Defective Product Liability Claims

Posted on May 22, 2015


Defective product liability claims fall into three categories:

  • Defective Manufacturing
  • Defective Design
  • Failure to Warn.

Understanding these categories and which one you’re dealing with can help you get the best help possible from your personal injury lawyer. With any product liability case, though, you must be able to prove that the product was defective and that the defect caused your injury.


You have a defective manufacture case on your hand when your injury has been caused by an error during the manufacturing of the product. The product line as a whole may have been well-designed, but the individual item you bought was made incorrectly in some way. Phrased another way in the Third Restatement of Torts, a manufacturing defect exists when “the product departs from its intended design even though all possible care was exercised in the preparation and marketing of the product.”

Some examples:

  • missing brake controls on a vehicle
  • accidental contamination of food or medicine in the factory where the product was made
  • improperly installed equipment


Back in 1994, an elderly woman named Stella Lienback accidentally spilled a cup of McDonald’s coffee on herself, causing intense third degree burn damage. Her claim of defective manufacturing was viable because a cup of coffee heated to a normal heat would not have done the same excessive level of damage, therefore there was a significant flaw in the product’s creation.


Unlike defective manufacturing, defective design pertains to an entire line of products that is defective. In this case, the product design is inherently dangerous, regardless of being perfectly made according to the manufacturer’s specifications.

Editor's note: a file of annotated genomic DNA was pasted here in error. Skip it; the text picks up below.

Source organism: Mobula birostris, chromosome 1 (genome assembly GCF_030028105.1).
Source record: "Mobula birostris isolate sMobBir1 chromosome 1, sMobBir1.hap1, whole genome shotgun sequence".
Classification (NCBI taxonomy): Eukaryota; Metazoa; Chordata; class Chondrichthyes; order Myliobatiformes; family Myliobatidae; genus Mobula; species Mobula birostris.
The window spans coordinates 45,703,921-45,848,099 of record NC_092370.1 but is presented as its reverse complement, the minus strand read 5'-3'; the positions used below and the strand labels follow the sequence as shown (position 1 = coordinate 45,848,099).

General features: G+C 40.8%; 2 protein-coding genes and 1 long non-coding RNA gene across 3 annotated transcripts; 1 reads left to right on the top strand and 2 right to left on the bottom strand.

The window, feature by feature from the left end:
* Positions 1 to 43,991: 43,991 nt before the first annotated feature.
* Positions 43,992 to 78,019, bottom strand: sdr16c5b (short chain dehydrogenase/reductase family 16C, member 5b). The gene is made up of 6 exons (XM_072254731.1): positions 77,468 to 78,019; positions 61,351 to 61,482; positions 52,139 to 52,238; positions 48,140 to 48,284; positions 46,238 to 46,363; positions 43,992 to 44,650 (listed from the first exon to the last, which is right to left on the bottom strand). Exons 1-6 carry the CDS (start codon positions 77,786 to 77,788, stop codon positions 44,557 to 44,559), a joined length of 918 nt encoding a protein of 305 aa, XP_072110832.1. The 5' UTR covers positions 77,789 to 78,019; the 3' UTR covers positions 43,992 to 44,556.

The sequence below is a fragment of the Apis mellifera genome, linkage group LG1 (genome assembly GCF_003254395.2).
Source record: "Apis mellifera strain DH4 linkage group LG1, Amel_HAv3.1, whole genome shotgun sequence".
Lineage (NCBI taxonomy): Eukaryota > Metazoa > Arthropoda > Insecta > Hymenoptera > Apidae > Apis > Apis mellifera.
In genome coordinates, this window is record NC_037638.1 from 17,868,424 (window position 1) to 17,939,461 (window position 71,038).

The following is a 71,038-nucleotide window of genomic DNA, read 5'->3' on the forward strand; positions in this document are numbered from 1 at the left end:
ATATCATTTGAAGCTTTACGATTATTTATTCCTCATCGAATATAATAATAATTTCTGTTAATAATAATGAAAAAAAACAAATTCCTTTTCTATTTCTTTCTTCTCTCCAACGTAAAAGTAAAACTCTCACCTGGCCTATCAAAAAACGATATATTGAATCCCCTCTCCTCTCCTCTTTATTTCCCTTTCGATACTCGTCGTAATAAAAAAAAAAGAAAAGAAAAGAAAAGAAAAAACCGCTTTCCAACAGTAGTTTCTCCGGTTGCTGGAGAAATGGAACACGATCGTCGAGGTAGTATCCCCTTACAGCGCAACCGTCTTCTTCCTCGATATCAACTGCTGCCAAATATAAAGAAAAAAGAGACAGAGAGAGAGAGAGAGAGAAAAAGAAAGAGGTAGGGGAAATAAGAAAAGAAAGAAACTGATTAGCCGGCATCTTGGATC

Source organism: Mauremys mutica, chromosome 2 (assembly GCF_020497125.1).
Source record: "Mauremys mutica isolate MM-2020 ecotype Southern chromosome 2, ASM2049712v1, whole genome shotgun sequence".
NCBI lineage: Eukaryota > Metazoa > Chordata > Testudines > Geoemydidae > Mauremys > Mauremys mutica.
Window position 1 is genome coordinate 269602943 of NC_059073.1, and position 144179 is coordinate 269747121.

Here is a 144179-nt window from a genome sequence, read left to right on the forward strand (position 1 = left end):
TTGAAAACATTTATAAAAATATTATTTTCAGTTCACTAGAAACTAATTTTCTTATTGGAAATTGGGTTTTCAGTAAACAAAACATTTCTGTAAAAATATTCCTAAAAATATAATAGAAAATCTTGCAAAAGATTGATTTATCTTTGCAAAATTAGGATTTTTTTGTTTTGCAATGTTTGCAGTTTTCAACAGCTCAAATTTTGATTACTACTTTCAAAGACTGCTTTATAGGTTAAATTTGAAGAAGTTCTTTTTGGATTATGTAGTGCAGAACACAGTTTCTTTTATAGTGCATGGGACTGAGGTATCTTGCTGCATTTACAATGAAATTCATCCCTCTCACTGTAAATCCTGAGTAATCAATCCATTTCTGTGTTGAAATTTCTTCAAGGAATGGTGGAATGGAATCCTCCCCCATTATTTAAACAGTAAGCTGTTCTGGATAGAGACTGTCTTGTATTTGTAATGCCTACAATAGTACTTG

Some Examples:

  • a drug with significantly harmful side effects
  • a batch of cosmetics contaminated with bacteria


In the 1970s the Ford Pinto car model was the cause of many liability cases due to the car’s faulty design. The defective fuel line that would explode when rear-ended was just one of many problems. Ford had access to a new design, but still waited a year before recalling the vehicles.


Failure to warn cases deal with products that do not provide adequate safety information and consequently lead to injury. This generally applies to products that are dangerous in a way that is not made readily apparent to the consumer. The product requires special precautionary measures or careful handling that is not explicitly made known.

Some Examples:

  • a drug that does not contain a warning against consuming with certain foods
  • a corrosive substance that does not come with instructions on how to safely use it


Helmet manufacturing company Riddell made false claims about the protective powers of their product, saying that they reduced the risk of concussion injury by 31%. This flew in the face of information that was specifically given to Riddell by a biomechanics company in 2000: specifically, that football helmets can protect against skull fractures but cannot protect against concussions. In a 2013 case against Riddell, a Colorado jury decided in favor of a high school football player who sustained serious brain injuries and semi-paralysis while using a Riddell helmet. The jury determined that the helmets were not defective in any way, but that Riddell was at fault for not warning of the dangers of concussions.

No matter what type of liability case you’re dealing with, having a lawyer in your corner who specializes in issues of personal injury and accident can be a tremendous help in navigating the legal system. Get a free product liability consultation with one of our highly qualified product liability lawyers in Salt Lake City today.